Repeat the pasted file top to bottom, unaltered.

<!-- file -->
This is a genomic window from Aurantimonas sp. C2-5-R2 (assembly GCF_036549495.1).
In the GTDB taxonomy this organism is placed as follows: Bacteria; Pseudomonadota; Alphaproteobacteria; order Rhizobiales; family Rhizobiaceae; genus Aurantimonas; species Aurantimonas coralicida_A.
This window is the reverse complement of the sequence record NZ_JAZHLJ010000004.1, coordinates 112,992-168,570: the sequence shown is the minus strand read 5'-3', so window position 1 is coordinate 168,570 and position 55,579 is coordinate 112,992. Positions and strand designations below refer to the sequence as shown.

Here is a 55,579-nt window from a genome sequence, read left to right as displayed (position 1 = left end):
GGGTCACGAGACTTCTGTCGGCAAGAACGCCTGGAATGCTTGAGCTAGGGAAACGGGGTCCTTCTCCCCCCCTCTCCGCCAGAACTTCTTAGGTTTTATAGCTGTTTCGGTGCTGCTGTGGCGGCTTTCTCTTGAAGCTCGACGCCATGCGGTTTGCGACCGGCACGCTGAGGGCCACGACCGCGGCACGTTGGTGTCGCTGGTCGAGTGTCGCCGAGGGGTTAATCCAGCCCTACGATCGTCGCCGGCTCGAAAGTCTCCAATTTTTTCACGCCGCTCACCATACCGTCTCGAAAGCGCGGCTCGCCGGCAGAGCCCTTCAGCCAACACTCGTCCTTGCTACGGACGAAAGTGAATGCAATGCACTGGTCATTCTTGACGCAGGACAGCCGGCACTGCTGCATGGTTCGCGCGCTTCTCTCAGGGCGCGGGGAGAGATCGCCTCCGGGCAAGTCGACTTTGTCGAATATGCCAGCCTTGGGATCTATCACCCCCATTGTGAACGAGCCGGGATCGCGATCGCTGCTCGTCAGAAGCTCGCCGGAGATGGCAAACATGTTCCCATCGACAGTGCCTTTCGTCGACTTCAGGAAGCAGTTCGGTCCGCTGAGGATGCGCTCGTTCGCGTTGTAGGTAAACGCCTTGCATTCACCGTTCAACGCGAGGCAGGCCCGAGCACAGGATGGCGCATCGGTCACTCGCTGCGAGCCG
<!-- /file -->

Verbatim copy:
This is a genomic window from Aurantimonas sp. C2-5-R2 (assembly GCF_036549495.1).
In the GTDB taxonomy this organism is placed as follows: Bacteria; Pseudomonadota; Alphaproteobacteria; order Rhizobiales; family Rhizobiaceae; genus Aurantimonas; species Aurantimonas coralicida_A.
This window is the reverse complement of the sequence record NZ_JAZHLJ010000004.1, coordinates 112,992-168,570: the sequence shown is the minus strand read 5'-3', so window position 1 is coordinate 168,570 and position 55,579 is coordinate 112,992. Positions and strand designations below refer to the sequence as shown.

Here is a 55,579-nt window from a genome sequence, read left to right as displayed (position 1 = left end):
GGGTCACGAGACTTCTGTCGGCAAGAACGCCTGGAATGCTTGAGCTAGGGAAACGGGGTCCTTCTCCCCCCCTCTCCGCCAGAACTTCTTAGGTTTTATAGCTGTTTCGGTGCTGCTGTGGCGGCTTTCTCTTGAAGCTCGACGCCATGCGGTTTGCGACCGGCACGCTGAGGGCCACGACCGCGGCACGTTGGTGTCGCTGGTCGAGTGTCGCCGAGGGGTTAATCCAGCCCTACGATCGTCGCCGGCTCGAAAGTCTCCAATTTTTTCACGCCGCTCACCATACCGTCTCGAAAGCGCGGCTCGCCGGCAGAGCCCTTCAGCCAACACTCGTCCTTGCTACGGACGAAAGTGAATGCAATGCACTGGTCATTCTTGACGCAGGACAGCCGGCACTGCTGCATGGTTCGCGCGCTTCTCTCAGGGCGCGGGGAGAGATCGCCTCCGGGCAAGTCGACTTTGTCGAATATGCCAGCCTTGGGATCTATCACCCCCATTGTGAACGAGCCGGGATCGCGATCGCTGCTCGTCAGAAGCTCGCCGGAGATGGCAAACATGTTCCCATCGACAGTGCCTTTCGTCGACTTCAGGAAGCAGTTCGGTCCGCTGAGGATGCGCTCGTTCGCGTTGTAGGTAAACGCCTTGCATTCACCGTTCAACGCGAGGCAGGCCCGAGCACAGGATGGCGCATCGGTCACTCGCTGCGAGCCG